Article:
With a heritage closely connected to the sea, Maryport played an important part in Roman Britain. The natural harbour and sea defences made it a perfect location for the Roman fort known as Aluana. A series of milefortlets, turrets and Roman roads connected it with the rest of the Frontier. The Senhouse Roman Museum houses the largest collection of Roman military altar stones in Britain. Most of the collection was found in or around Maryport. Look out for special events and excavations.More on Senhouse Roman Museum here.
At the western end of Hadrian's Wall, Bowness on Solway in Roman times guarded approaches from the sea. The village is built on the site of the Roman fort. Stones from the fort can be seen in the local buildings, including the Norman church of St. Michael.More on St Michael's & other Solway churches here.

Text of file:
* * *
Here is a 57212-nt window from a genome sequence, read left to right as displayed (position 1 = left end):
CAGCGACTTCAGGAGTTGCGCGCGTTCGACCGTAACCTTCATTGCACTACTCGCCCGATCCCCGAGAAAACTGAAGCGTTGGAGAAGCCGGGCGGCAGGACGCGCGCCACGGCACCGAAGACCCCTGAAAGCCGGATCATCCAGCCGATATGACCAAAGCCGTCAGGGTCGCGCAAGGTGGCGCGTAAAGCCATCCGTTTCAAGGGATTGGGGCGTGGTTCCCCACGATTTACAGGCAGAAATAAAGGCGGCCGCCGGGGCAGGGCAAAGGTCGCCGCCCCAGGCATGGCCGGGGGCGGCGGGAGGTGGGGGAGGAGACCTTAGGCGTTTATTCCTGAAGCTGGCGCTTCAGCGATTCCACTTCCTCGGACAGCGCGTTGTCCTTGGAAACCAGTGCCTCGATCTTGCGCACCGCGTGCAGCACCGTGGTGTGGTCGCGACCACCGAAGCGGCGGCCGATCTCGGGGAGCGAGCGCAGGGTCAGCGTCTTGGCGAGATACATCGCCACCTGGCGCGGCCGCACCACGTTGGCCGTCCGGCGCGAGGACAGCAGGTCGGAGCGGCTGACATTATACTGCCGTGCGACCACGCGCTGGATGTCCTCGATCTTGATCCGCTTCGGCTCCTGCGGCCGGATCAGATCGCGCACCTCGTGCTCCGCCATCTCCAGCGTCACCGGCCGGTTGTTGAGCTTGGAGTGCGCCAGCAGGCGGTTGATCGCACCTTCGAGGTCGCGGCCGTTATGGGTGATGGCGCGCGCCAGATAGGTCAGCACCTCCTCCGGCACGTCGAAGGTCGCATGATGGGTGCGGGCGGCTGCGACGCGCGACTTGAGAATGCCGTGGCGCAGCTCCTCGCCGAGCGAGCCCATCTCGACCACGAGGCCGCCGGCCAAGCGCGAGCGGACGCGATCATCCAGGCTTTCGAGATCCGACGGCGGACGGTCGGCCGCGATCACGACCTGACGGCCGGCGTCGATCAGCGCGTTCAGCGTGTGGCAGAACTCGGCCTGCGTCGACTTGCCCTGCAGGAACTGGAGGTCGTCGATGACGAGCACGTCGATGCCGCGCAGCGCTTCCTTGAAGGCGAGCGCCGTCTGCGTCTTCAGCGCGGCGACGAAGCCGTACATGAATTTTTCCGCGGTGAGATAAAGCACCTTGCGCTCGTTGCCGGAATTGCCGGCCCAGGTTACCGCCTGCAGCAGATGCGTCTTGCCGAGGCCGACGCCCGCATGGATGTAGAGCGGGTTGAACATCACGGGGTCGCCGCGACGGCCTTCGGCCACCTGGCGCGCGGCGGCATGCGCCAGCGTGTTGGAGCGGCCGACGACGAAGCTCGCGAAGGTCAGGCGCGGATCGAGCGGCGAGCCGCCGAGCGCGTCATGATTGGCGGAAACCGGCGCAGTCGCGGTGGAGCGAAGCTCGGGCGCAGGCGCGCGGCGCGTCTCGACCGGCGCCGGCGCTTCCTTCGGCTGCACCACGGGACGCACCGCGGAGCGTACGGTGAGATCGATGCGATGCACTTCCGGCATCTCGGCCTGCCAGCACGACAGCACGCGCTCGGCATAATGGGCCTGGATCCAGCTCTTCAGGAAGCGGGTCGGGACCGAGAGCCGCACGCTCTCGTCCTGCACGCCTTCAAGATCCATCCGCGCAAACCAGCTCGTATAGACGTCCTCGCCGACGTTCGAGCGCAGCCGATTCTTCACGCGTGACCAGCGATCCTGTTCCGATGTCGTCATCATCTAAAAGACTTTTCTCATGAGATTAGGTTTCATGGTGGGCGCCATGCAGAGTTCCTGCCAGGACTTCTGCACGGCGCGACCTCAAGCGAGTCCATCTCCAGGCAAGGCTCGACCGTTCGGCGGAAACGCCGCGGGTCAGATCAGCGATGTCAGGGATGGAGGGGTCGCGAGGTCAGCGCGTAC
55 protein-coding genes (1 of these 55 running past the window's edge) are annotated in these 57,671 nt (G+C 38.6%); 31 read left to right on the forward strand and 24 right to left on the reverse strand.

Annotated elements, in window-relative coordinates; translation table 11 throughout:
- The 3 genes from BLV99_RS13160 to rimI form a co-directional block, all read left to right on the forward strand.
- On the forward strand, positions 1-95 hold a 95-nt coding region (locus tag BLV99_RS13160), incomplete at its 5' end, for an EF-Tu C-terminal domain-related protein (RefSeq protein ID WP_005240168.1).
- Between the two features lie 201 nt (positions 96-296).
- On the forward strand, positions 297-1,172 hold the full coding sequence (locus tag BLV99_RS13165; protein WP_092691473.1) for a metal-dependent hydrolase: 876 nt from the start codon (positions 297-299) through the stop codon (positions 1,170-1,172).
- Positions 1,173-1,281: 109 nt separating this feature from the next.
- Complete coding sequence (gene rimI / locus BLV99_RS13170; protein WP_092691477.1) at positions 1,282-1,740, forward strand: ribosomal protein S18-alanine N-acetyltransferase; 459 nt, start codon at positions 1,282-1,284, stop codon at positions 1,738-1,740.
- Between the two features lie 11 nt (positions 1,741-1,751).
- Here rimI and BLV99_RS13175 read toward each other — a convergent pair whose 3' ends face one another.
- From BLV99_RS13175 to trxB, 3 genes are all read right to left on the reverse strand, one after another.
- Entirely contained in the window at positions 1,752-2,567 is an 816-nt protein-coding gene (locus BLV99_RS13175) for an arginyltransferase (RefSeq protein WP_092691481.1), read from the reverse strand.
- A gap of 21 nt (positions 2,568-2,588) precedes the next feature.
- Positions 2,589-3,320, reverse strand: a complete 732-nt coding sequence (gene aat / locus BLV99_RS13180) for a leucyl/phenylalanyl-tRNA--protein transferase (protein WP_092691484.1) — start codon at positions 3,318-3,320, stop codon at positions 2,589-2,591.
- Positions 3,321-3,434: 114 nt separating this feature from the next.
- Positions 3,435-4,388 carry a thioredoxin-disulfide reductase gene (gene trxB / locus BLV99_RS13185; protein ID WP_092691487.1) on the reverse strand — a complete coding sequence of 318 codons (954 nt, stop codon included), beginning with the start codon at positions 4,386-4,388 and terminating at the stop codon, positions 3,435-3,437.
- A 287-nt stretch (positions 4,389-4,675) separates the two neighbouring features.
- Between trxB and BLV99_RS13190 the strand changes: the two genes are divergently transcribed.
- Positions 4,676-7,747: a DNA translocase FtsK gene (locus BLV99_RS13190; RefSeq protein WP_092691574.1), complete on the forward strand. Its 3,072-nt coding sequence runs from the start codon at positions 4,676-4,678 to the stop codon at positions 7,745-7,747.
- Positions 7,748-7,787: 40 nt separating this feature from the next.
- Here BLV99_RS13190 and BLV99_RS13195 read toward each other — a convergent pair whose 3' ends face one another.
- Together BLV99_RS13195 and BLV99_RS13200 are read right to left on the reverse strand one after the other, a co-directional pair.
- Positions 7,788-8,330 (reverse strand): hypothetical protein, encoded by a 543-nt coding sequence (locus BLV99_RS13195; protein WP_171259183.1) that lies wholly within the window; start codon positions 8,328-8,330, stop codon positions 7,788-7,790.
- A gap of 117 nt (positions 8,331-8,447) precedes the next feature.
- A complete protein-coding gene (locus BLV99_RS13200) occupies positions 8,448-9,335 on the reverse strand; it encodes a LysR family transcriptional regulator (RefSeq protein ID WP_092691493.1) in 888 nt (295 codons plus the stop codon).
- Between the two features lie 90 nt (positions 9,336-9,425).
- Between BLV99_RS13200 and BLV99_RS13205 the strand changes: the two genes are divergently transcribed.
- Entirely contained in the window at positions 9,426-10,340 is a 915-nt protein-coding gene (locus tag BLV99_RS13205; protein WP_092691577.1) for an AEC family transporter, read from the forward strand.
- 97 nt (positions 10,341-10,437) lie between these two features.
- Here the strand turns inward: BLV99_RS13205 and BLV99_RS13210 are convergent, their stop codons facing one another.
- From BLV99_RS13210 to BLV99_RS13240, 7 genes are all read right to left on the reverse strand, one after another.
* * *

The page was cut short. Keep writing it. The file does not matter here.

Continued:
The path, starts (or ends) at Bowness on Solway. It’s a long-distance footpath with 84 miles (135km) of glorious walking. It includes stunning coastlines, rugged moorland, and rolling fields. Navigation is not difficult. The route is very clearly marked with the acorn symbol as well as way marking arrows.More on Hadrian's Wall Trail here.
Milefortlet 21, just before the village of Allonby is the only part of Hadrian's coastal defences to have been wholly excavated. The site consists of a viewing platform over the exposed excavation with fine views out to sea. Milecastles provided passageway and housed the Roman soldiers who protected the frontier and constructed the defences.More on Milefortlet 21 here.